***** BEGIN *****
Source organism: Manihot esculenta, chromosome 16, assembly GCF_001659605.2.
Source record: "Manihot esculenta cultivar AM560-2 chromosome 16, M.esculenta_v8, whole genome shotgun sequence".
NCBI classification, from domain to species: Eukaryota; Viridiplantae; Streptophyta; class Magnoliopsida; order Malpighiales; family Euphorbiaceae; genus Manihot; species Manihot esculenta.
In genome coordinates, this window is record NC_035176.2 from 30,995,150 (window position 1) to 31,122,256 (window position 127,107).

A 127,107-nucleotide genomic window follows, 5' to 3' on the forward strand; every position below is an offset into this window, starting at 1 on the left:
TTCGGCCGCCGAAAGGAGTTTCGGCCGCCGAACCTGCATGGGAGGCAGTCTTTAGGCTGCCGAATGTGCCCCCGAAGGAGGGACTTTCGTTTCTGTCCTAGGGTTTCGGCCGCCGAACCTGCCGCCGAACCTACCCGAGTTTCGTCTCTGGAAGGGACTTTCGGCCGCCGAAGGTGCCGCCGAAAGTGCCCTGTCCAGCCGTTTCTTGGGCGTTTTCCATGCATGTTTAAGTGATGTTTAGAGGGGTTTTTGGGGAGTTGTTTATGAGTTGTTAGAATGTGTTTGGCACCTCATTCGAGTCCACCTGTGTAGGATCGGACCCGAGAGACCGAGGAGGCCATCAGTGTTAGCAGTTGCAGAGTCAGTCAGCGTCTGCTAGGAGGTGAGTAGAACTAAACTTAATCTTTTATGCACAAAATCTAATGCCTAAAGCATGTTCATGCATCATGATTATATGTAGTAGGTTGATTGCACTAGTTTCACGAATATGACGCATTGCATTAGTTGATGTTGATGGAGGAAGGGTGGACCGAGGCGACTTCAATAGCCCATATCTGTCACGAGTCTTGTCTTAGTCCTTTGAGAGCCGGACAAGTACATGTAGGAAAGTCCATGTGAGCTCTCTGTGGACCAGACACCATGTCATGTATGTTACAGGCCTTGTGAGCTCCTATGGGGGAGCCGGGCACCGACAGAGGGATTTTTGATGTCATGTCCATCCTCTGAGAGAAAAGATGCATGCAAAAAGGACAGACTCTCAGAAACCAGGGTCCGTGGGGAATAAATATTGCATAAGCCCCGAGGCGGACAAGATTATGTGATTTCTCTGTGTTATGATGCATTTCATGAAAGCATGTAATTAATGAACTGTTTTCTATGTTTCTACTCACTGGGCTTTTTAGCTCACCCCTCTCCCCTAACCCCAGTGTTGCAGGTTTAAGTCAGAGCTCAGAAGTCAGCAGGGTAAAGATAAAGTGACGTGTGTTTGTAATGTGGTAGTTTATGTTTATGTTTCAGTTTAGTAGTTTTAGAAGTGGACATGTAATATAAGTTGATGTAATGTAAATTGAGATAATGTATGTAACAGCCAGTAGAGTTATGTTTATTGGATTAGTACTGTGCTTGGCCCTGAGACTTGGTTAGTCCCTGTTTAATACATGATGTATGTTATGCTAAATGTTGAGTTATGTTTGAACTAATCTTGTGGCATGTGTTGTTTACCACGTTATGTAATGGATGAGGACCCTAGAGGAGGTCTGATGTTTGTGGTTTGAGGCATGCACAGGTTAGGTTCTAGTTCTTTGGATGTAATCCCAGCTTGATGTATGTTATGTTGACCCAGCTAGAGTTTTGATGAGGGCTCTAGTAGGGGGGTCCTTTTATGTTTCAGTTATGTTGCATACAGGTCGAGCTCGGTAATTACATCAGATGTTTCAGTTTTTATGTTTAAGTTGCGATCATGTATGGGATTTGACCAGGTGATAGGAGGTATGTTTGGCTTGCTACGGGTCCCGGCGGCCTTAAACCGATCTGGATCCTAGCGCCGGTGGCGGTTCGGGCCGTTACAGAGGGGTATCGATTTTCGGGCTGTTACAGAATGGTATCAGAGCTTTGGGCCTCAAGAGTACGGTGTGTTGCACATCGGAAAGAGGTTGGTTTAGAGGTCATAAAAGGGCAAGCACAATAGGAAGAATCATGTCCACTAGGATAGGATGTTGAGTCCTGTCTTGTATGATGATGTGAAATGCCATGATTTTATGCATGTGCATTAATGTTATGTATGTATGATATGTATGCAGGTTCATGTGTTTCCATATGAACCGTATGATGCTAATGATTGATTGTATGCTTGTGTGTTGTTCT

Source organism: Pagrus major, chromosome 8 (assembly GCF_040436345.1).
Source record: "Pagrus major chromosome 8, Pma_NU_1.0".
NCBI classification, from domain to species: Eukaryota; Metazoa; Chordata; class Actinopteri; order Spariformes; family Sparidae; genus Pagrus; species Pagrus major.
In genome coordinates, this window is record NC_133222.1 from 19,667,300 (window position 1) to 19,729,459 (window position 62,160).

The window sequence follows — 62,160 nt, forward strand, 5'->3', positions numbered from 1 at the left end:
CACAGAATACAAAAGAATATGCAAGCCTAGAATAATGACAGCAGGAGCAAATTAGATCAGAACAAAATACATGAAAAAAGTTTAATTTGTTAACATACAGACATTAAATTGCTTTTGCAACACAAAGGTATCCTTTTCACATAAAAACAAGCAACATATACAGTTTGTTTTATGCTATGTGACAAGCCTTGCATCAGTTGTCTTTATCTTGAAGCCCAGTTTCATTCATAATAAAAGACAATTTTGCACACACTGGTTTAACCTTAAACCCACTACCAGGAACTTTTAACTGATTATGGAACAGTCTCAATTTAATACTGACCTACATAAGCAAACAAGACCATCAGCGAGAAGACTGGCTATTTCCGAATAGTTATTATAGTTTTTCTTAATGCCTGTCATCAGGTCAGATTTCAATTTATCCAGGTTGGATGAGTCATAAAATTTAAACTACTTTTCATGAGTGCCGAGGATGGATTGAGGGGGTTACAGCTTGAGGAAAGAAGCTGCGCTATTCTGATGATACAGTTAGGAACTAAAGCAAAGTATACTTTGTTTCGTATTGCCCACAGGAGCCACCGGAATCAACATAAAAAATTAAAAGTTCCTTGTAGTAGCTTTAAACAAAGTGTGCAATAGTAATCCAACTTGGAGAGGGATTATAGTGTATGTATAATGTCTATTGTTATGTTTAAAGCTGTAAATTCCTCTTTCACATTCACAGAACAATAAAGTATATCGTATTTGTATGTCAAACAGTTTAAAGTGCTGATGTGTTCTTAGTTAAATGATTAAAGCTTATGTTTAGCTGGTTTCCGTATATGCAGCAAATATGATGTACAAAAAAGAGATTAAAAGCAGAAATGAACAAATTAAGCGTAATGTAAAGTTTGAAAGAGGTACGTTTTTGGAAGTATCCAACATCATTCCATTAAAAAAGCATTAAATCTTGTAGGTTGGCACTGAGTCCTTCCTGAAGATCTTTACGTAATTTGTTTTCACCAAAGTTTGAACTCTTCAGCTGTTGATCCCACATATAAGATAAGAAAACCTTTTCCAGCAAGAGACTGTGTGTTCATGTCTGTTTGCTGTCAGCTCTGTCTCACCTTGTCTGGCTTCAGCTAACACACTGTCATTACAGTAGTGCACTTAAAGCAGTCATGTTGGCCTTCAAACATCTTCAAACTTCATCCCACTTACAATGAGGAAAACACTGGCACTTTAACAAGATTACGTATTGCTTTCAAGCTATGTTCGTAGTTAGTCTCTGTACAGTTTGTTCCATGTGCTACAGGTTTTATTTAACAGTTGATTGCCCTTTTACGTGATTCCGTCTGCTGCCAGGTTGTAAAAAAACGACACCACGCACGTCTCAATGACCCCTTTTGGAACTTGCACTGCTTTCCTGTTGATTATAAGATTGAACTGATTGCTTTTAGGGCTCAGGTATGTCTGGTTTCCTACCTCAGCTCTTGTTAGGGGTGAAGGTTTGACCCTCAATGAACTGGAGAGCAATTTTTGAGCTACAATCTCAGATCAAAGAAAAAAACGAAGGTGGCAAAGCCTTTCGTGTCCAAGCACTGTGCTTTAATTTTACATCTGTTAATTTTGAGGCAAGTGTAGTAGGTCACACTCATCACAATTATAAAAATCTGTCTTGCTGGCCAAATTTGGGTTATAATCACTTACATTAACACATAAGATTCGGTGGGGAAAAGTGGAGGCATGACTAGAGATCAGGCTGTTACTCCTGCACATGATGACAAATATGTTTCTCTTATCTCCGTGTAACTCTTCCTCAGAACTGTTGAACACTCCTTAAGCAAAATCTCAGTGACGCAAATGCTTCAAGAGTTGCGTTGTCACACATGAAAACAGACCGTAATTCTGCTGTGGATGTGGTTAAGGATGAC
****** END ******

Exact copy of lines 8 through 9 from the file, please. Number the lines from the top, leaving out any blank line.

Source record: "Pagrus major chromosome 8, Pma_NU_1.0".
NCBI classification, from domain to species: Eukaryota; Metazoa; Chordata; class Actinopteri; order Spariformes; family Sparidae; genus Pagrus; species Pagrus major.